Loading Notifications...

VIDEO: New Lockdown Training Series - Ep. 1 - Staying Motivated

Please Register as a New User in order to reply to this topic.
 UKC News 14 Jan 2021
Lockdown Training - Ep 1

This first episode of our lockdown training panel discussion features Neil Gresham, Maddy Cope and Louis Parkinson talking about motivation for training during lockdown.



Read more
In reply to UKC News:

I really enjoyed this discussion and got a lot out of it. 

 Dave Todd 15 Jan 2021
In reply to UKC News:

Really enjoyed this.  Three very articulate and thoughtful climbers offering wide-ranging views on the current situation that we're all in.  There's plenty of high quality advice and insight in this one-hour discussion that should endure well beyond lockdown.

Great to have a balance of male/female perspectives as well.

Lots more of this kind of thing please!

In reply to UKC News:

Glad you enjoyed it and thanks for the comments. 

Next week's episode is on fingerboarding - if you've got any questions for Neil, Maddy or Louis feel free to get in touch and we'll get them answered on the show.

Nick

 xbraddersx 16 Jan 2021
In reply to Nick Brown - UKC:

> Glad you enjoyed it and thanks for the comments. 

> Next week's episode is on fingerboarding - if you've got any questions for Neil, Maddy or Louis feel free to get in touch and we'll get them answered on the show.

> Nick

Hi Nick

I have a question that I think would be interesting (hopefully!).

I have always thought that fingerboarding was discouraged until you reach a certain grade. In my head this was maybe around V5/6, though I’m not sure where I got this from. I have personally got to V5 ish with just climbing a lot - and no fingerboarding whatsoever, though to progress above this I would need to work on my sloper strength for example.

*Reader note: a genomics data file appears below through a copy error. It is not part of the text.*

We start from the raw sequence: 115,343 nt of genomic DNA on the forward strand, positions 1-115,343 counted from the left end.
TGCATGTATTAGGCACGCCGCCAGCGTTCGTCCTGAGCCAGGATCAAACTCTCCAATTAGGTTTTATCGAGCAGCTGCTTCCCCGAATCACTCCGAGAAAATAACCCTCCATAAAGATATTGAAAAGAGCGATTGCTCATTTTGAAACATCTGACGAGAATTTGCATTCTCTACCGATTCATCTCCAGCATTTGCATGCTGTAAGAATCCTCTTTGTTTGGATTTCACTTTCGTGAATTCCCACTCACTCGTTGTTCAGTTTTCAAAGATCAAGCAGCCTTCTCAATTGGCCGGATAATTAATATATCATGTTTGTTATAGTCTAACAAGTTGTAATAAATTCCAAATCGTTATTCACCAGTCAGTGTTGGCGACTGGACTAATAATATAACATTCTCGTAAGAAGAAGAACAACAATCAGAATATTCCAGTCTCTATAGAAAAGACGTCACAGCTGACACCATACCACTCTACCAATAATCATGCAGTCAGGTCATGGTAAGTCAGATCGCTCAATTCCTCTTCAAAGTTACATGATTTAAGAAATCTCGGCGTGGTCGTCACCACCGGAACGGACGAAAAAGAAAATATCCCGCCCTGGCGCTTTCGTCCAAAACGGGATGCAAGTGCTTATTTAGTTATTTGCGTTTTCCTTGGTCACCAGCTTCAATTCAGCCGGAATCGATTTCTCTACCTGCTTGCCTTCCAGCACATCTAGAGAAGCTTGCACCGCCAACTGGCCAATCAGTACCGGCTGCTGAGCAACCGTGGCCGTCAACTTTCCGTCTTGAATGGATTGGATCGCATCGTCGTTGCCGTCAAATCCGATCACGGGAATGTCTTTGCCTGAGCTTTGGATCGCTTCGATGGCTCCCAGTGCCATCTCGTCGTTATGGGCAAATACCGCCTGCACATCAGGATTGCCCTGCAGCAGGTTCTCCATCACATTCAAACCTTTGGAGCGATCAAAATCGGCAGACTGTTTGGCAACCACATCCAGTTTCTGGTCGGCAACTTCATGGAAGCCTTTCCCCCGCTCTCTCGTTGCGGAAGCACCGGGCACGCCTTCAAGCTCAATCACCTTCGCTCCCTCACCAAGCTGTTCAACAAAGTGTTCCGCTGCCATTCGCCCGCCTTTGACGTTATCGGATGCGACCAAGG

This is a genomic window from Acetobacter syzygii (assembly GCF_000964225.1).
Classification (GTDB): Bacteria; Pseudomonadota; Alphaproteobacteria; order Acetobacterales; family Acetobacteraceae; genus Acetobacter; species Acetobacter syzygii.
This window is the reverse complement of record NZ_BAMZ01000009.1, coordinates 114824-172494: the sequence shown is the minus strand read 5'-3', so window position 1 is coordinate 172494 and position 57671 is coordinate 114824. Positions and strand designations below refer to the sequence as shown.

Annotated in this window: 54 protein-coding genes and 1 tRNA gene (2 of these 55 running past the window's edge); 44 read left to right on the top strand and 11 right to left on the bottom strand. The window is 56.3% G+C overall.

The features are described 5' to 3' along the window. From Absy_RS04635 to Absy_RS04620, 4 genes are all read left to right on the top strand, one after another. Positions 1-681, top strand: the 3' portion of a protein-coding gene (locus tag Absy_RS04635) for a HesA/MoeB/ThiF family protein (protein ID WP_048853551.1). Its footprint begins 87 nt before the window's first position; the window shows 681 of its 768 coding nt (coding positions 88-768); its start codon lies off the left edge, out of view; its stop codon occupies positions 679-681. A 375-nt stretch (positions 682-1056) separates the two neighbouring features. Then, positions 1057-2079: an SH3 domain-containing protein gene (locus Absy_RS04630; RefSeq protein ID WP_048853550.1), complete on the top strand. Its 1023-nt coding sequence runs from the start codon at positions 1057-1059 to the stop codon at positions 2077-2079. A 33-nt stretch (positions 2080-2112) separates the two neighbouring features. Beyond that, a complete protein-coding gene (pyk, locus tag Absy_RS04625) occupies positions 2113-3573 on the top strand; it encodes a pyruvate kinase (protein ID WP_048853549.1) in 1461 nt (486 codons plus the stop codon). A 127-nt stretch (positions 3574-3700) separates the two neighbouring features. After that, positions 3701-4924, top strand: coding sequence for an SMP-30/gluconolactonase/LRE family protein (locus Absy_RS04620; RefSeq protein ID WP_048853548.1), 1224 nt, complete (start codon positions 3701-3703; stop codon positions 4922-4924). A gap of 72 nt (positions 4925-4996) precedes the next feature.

Is this view generally still held? It was definitely the prevailing view at my local wall maybe 4 or 5 years ago. Obviously because we can’t actually climb inside atm it’s not possible to progress in this way, but I think the general message was that with fingerboarding you’re more likely to injure yourself/ it doesn’t really benefit you that much if you can’t climb at a certain grade.

I don’t actually have any sources to quote - just general hearsay and chat! Would be good to know whether this is actually right or not!

Post edited at 13:25
 dannyserc 16 Jan 2021
In reply to UKC News:

This was great content. Can't wait for more like this.

 wbo2 16 Jan 2021
In reply to xbraddersx:  I thought that too.  But realistically V5, 6 is english 6b, 6c, and that has some pretty small holds.. so fingers are as likely to be a weak point as anything else, and we train other muscle groups with 'other than climbing' . 

But thanks for this discussion.. if you're not motivated then training is tough

 timparkin 16 Jan 2021
In reply to xbraddersx:

> Hi Nick

> I have a question that I think would be interesting (hopefully!).

> I have always thought that fingerboarding was discouraged until you reach a certain grade. In my head this was maybe around V5/6, though I’m not sure where I got this from. I have personally got to V5 ish with just climbing a lot - and no fingerboarding whatsoever, though to progress above this I would need to work on my sloper strength for example. 

> Is this view generally still held? It was definitely the prevailing view at my local wall maybe 4 or 5 years ago. Obviously, because we can’t actually climb inside atm it’s not possible to progress in this way, but I think the general message was that with fingerboarding you’re more likely to injure yourself/ it doesn’t really benefit you that much if you can’t climb at a certain grade.

I think the general consensus is coming around to the dangers of fingerboarding being one of form and volume. The advantages of fingerboarding can be found at lower levels of strength, possibly 60-70% of max. 

The big advantage of fingerboarding is the control over load and risk. You can apply just the right amount of load in the best and safest way (i.e. never fall off) which makes it way better than pushing yourself on a systems board or crimpy boulder. 

The problem is that most people who haven't climbed much perhaps don't have the self awareness to stay in control or perhaps try to go full throttle in power and volume.

I'm no expert though - just repeating what I've read with some common sense thrown in.


Please Register as a New User in order to reply to this topic.